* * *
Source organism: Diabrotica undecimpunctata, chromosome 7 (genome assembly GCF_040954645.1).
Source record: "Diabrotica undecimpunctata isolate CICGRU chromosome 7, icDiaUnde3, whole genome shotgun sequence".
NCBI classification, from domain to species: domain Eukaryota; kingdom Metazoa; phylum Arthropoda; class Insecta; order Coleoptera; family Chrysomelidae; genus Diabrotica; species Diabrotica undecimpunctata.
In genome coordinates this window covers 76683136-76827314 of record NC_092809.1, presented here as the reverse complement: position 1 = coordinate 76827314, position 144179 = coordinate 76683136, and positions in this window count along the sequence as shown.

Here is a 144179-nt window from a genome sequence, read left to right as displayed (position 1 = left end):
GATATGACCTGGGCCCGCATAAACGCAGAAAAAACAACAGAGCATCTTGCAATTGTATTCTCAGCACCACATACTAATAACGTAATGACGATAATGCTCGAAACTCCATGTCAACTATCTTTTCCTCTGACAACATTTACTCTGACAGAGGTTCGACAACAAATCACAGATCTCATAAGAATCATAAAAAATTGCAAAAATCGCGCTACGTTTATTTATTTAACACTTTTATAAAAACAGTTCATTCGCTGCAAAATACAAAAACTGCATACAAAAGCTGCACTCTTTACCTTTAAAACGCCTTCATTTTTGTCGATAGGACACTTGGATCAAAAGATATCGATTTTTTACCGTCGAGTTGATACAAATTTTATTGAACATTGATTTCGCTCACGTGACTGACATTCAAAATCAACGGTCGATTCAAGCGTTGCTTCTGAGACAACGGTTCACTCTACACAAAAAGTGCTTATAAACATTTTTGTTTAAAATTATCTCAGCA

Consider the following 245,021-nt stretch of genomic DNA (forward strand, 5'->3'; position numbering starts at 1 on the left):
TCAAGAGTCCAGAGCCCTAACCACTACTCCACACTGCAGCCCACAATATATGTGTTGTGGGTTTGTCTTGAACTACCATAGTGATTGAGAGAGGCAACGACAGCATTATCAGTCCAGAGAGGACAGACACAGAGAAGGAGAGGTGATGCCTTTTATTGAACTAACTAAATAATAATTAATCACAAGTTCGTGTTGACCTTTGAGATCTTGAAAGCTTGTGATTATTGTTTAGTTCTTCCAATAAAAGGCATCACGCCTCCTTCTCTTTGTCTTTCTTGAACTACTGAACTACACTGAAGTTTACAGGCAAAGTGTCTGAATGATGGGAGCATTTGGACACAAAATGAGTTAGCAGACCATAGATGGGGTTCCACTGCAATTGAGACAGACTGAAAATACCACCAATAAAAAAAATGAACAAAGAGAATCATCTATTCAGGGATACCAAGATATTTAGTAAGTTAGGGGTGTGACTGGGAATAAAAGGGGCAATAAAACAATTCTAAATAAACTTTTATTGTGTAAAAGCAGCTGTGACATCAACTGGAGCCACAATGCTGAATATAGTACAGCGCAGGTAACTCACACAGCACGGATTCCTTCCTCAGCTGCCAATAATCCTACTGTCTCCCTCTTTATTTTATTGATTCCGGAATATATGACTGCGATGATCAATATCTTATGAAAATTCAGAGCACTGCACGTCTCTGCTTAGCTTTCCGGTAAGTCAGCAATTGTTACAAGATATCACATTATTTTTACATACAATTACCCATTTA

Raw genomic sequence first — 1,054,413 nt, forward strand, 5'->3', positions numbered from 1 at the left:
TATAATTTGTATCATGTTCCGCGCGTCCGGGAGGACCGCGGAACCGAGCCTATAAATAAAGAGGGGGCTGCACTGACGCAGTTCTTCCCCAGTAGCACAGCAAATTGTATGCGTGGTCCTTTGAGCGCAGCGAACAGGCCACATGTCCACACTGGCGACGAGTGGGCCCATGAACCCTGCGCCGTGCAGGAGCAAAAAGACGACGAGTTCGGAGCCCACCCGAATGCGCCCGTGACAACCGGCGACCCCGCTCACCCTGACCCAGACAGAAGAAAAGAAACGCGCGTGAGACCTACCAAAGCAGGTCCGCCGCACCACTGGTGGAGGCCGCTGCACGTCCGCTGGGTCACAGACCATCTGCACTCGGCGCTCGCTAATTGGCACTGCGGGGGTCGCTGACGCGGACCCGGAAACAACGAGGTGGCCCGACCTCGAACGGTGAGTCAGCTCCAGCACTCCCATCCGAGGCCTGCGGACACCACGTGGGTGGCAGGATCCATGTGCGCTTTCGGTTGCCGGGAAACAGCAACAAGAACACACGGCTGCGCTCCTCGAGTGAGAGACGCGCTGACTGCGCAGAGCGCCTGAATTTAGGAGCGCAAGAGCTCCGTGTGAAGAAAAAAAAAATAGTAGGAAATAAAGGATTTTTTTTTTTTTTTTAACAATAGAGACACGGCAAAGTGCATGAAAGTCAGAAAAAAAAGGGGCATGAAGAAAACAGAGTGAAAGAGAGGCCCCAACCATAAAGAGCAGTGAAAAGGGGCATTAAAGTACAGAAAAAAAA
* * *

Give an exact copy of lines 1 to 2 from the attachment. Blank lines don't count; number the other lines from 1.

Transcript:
Source organism: Diabrotica undecimpunctata, chromosome 7 (genome assembly GCF_040954645.1).
Source record: "Diabrotica undecimpunctata isolate CICGRU chromosome 7, icDiaUnde3, whole genome shotgun sequence".